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What’s the future of motorcycle transmissions?

Has written for dozens of magazines and websites, including most of the world’s biggest bike titles, as well as dabbling in car and technology journalism.




Two production Honda semi-auto transmissions and BMW’s upcoming rival system: self-shifters are in the ascendancy


Logic says there should be an unbridgeable chasm between motorcycling and the automatic transmission. The former is all about the human-mechanical connection between a bike and its rider while the latter is all about labour-saving convenience and masking the deficiencies of the user’s own skills. But it’s looking increasingly likely that the unthinkable could happen: the automatic transmission could become dominant in motorcycling.

We all know that the motorcycle industry moves in a herd. As soon as a new technology hits a tipping point where its appeal to buyers overtakes the costs of developing and applying it, suddenly it appears everywhere. We’ve seen it with traction control, with selectable riding modes, with colour TFT dashboards and the phone connectivity they bring (another feature that seems at odds with motorcycling and its ethos of escaping from the daily stresses of life). All of these things were rarities just a handful of years ago, but ubiquitous today. Now engineers and motorcycle companies are turning their attentions to semi-automatic transmissions – a field that’s been barren for decades despite various attempts to farm interest in the idea but has suddenly become a fertile ground that manufacturers are hoping to harvest.

Semi-auto KTM 1390 Super Adventure will launch in September this year

 BMW and KTM are the latest to get in on the action. BMW has announced the Automated Shift Assistant (ASA) system that will be an option on as-yet-unconfirmed production models in 2025. The terminology is carefully chosen, it’s automated rather than automatic, and it’s an assistant – suggesting you, the rider, are still in control. But the reality is that it has a fully-automatic mode as well as a pushbutton-operated manual setting, and BMW has developed it because there’s a genuine demand for such systems.

KTM’s own system will hit showrooms around the same time, debuting on next year’s new 1390 Super Adventure. The company’s own system, dubbed AMT (Automated Manual Transmission), again carefully maintains ties to our beloved manual shifts, but there’s no clutch lever. You can use bar-mounted triggers or a foot-operated pedal to swap cogs, but again the actual changes are made by an electro-mechanical actuator rather than muscle power and a switchable fully-automatic mode is expected.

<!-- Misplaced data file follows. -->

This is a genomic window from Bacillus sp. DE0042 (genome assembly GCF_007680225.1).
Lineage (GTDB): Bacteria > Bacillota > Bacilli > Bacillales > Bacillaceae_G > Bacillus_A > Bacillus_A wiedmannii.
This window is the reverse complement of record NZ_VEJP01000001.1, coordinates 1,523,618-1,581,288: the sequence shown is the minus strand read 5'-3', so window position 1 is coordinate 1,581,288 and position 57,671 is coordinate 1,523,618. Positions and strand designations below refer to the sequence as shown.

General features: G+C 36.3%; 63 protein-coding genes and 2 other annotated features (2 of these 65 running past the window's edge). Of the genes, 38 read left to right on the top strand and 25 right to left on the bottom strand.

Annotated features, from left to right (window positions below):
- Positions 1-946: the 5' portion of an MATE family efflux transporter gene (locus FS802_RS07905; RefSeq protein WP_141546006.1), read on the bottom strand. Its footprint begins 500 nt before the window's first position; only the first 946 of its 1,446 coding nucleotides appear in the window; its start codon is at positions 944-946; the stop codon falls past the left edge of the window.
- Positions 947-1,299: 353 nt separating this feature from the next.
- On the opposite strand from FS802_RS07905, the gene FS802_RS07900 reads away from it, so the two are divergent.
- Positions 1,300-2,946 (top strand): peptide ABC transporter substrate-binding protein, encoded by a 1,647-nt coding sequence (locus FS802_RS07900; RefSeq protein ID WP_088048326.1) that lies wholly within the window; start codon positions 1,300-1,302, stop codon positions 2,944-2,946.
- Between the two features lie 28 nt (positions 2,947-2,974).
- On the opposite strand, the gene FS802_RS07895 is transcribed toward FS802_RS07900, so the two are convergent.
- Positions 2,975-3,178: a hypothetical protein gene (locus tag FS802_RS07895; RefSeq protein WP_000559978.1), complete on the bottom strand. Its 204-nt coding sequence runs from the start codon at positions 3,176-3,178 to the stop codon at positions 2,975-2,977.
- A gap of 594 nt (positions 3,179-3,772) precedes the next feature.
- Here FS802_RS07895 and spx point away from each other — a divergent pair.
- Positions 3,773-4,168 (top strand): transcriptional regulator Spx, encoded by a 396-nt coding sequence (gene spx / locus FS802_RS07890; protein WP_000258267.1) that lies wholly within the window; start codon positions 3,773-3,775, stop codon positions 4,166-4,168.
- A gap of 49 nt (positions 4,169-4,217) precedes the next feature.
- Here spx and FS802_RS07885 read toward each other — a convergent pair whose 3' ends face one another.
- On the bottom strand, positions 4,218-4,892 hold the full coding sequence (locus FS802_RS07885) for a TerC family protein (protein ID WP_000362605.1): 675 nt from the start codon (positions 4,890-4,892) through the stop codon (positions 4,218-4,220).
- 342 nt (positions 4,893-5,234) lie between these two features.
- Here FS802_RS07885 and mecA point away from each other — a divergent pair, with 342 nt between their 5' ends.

Honda already has a 15-year head-start thanks to its dogged determination to bring auto boxes to the mainstream, and this year brings a much cheaper halfway house version, the E-Clutch, to showrooms on the CB650R and CBR650R, with more models expected to adopt the system in future. Yamaha already has experience with its own semi-auto, the YCC-S (Yamaha Chip Controlled Shifter) that was offered on the FJR1300 from 2006 until it was dropped from Europe a few years ago. It’s still available in North America, and there’s evidence that Yamaha is developing a new version of the system to offer on a wider range of more affordable bikes in response to the Honda E-Clutch – recent patent applications show it fitted to the MT-07 and R7, for example.

Even the emerging motorcycle industry in China is getting in on the game. CFMoto has recently been developing a semi-auto transmission to be fitted to the 700CL-X’s parallel twin engine, and QJMotor – Benelli’s sister brand – has also been working on its own similar system. Most recently a complete newcomer to the motorcycle scene, Great Wall Motors, has launched an eight-cylinder touring bike with an eight-speed dual-clutch transmission specifically to get one over on Honda’s six-cylinder Gold Wing, which has a seven-speed DCT.


This is how Honda introduced its DCT transmission to the world 15 years ago


Why the sudden interest? These companies aren’t turning to automatics simply because they can – it’s a convergence of affordable technology and growing customer demand that’s set them on the course of developing self-shifting boxes. They also understand that while grizzled old riders might be unwilling to surrender their traditional clutch levers and foot shifters, clutch and gearbox control is one of the steepest learning curves for new riders and the ability to eliminate that barrier could usher in customers that wouldn’t otherwise be able to operate their products.

Current systems

Evidence that the there’s demand for automatic bikes isn’t hard to find. At the low end of the market, automatics have been the norm since WW2 in the form of the continuously variable transmissions on twist-and-go scooters – dominating in a field where ease-of-use trumps riding pleasure at every turn. When it comes to big bikes, Honda, thanks to its 15-year crusade to popularise the sophisticated, expensive and heavy dual clutch transmission – which debuted in 2009 on the VFR1200F but can now be had on a broad array of bikes from the Gold Wing to the X-ADV – has done the legwork to both cultivate a market and show its potential.


Semi-auto Africa Twins now outsell the manual versions